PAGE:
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By Legal Cheek on

Weekly round-up of the top legal blogosphere posts

An unusual submission: Suella Braverman fails to persuade judges that three killers received unduly lenient sentences [A Lawyer Writes]

Unless he apologises Tim Crosland should never work as a barrister again [BarristerBlogger]

On deliberate contempt as professional martyrdom [Lawyer Watch]

Why Elon Musk’s pigs are a legal headache [Legal Cheek Journal]

Human rights are a vital component of democracy: The government’s review of the Human Rights Act would make a mistake if it undermined the power of the courts [The Times]

The latest comments from across Legal Cheek

Why the well-intentioned Online Harms Bill could lead us into a new era of sinister state censorship [The Daily Mail]

Section 007 — how the government authorises criminal activity by its agents, and a telling recent disclosure [The Law and Policy Blog]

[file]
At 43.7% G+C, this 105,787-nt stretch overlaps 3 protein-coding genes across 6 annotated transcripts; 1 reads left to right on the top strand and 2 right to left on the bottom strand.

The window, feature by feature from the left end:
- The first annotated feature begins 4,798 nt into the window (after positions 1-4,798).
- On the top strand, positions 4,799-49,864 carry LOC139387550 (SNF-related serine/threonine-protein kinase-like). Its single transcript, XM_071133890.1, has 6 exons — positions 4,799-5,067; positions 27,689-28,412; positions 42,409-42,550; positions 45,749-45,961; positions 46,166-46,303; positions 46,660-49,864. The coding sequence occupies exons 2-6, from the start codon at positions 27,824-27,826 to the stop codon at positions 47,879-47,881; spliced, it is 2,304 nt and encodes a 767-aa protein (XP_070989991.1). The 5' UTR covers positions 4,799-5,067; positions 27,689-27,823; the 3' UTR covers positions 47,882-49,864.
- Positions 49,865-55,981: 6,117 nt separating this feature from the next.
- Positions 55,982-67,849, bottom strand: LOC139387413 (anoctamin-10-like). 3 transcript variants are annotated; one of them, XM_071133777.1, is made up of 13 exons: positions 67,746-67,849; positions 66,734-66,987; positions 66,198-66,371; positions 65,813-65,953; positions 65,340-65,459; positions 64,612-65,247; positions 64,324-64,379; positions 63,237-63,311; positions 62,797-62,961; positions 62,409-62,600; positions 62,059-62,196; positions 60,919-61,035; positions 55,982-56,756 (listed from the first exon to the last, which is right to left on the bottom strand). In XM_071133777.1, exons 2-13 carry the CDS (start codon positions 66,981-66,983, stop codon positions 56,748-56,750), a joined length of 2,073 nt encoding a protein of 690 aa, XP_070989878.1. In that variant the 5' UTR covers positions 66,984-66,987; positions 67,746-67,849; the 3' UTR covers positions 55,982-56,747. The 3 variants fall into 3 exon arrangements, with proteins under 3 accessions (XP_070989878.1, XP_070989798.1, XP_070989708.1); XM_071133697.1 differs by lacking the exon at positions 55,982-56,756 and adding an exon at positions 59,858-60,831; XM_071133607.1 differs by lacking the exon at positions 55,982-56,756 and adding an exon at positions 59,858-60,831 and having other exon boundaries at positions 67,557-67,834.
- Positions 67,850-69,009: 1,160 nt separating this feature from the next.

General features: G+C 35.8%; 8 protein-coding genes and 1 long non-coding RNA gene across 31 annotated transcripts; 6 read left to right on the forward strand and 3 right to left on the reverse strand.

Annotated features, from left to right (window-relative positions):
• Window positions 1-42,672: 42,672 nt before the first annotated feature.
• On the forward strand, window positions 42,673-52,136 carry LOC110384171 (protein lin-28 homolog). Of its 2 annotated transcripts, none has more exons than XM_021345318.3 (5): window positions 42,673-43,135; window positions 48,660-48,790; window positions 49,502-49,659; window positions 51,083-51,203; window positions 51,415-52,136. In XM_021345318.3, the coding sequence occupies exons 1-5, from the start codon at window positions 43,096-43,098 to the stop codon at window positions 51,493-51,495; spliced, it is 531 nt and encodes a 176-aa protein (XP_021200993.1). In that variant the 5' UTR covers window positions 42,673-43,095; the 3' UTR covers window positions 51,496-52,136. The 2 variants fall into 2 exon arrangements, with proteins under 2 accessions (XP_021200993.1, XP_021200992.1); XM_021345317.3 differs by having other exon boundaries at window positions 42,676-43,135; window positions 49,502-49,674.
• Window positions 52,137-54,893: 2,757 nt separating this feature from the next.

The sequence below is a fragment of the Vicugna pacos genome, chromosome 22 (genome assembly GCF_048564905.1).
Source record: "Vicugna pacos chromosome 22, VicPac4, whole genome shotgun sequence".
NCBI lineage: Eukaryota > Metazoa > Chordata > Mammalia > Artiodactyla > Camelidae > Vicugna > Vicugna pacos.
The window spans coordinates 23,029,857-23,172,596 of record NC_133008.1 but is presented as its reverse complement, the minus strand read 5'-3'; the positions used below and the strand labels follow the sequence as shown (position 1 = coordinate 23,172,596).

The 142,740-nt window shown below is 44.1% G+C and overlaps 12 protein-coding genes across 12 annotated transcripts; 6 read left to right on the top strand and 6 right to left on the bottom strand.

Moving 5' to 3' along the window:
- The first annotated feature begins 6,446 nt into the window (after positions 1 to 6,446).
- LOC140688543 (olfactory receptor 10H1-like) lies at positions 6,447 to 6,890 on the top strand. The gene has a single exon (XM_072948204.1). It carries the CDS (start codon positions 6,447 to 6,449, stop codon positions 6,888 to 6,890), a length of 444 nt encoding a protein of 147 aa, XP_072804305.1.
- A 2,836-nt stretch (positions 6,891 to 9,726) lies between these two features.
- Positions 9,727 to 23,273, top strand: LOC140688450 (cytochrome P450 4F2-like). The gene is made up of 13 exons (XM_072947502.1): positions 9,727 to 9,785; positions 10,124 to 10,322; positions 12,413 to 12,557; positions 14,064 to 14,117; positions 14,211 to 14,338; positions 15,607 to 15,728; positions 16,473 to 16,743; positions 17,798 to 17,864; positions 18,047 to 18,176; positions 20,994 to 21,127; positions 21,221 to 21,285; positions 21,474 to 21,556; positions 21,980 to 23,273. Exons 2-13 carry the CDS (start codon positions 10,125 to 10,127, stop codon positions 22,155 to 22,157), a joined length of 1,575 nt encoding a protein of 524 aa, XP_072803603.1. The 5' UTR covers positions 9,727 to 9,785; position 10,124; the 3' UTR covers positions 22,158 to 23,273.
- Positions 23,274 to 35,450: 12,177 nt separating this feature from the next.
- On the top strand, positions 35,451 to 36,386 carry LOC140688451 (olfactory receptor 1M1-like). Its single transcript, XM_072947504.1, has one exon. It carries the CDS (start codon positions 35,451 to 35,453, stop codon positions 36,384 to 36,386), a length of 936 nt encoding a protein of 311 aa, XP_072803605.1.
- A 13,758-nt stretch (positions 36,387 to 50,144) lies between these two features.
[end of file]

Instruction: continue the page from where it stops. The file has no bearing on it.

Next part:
Is parliament really sovereign? New legislation forces us to reckon with the central constitutional question [Prospect Magazine]

JR is the only route for challenging Covid restrictions [The Law Society Gazette]

“All the best to those being made redundant at such a horrible time of year and in such uncertain times. These things can happen to anyone. There is so much luck involved in a legal career — right trainee seats, right mentors, firm performing well at times you need it to, partnership prospects and rivals appearing/disappearing at the right points, health (mental and physical) holding out throughout the process of working your way up. It works out in the end though.” [Legal Cheek comments]

Apply to attend: Law firms in the era of sustainable capitalism — with Travers Smith [Legal Cheek Events]

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